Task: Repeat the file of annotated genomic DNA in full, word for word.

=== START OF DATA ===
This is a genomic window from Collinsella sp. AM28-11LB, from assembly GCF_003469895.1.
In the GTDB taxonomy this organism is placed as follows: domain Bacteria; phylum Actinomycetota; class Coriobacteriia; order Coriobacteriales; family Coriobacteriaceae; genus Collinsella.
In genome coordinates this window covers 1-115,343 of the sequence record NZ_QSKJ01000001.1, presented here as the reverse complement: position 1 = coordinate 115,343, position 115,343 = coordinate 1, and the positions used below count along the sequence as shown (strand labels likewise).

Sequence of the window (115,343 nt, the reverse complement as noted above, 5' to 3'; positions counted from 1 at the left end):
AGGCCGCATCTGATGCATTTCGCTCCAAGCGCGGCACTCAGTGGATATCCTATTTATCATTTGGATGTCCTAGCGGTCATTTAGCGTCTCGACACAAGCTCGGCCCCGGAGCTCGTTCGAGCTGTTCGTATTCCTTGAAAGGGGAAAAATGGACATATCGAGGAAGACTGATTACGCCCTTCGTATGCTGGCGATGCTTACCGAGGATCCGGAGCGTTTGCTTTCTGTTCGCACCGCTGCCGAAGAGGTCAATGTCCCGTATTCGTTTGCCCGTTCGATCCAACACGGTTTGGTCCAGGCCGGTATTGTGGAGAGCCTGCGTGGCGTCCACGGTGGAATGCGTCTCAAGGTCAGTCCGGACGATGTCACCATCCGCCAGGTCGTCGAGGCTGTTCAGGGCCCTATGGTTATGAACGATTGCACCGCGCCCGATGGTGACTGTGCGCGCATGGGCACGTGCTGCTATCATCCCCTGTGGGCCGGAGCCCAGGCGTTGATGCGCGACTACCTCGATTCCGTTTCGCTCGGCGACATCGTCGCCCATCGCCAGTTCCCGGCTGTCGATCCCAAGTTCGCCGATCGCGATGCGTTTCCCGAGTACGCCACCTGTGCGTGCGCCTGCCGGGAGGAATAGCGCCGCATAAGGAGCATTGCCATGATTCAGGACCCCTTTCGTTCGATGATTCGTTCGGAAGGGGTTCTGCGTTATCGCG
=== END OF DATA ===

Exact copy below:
This is a genomic window from Collinsella sp. AM28-11LB, from assembly GCF_003469895.1.
In the GTDB taxonomy this organism is placed as follows: domain Bacteria; phylum Actinomycetota; class Coriobacteriia; order Coriobacteriales; family Coriobacteriaceae; genus Collinsella.
In genome coordinates this window covers 1-115,343 of the sequence record NZ_QSKJ01000001.1, presented here as the reverse complement: position 1 = coordinate 115,343, position 115,343 = coordinate 1, and the positions used below count along the sequence as shown (strand labels likewise).

Sequence of the window (115,343 nt, the reverse complement as noted above, 5' to 3'; positions counted from 1 at the left end):
AGGCCGCATCTGATGCATTTCGCTCCAAGCGCGGCACTCAGTGGATATCCTATTTATCATTTGGATGTCCTAGCGGTCATTTAGCGTCTCGACACAAGCTCGGCCCCGGAGCTCGTTCGAGCTGTTCGTATTCCTTGAAAGGGGAAAAATGGACATATCGAGGAAGACTGATTACGCCCTTCGTATGCTGGCGATGCTTACCGAGGATCCGGAGCGTTTGCTTTCTGTTCGCACCGCTGCCGAAGAGGTCAATGTCCCGTATTCGTTTGCCCGTTCGATCCAACACGGTTTGGTCCAGGCCGGTATTGTGGAGAGCCTGCGTGGCGTCCACGGTGGAATGCGTCTCAAGGTCAGTCCGGACGATGTCACCATCCGCCAGGTCGTCGAGGCTGTTCAGGGCCCTATGGTTATGAACGATTGCACCGCGCCCGATGGTGACTGTGCGCGCATGGGCACGTGCTGCTATCATCCCCTGTGGGCCGGAGCCCAGGCGTTGATGCGCGACTACCTCGATTCCGTTTCGCTCGGCGACATCGTCGCCCATCGCCAGTTCCCGGCTGTCGATCCCAAGTTCGCCGATCGCGATGCGTTTCCCGAGTACGCCACCTGTGCGTGCGCCTGCCGGGAGGAATAGCGCCGCATAAGGAGCATTGCCATGATTCAGGACCCCTTTCGTTCGATGATTCGTTCGGAAGGGGTTCTGCGTTATCGCG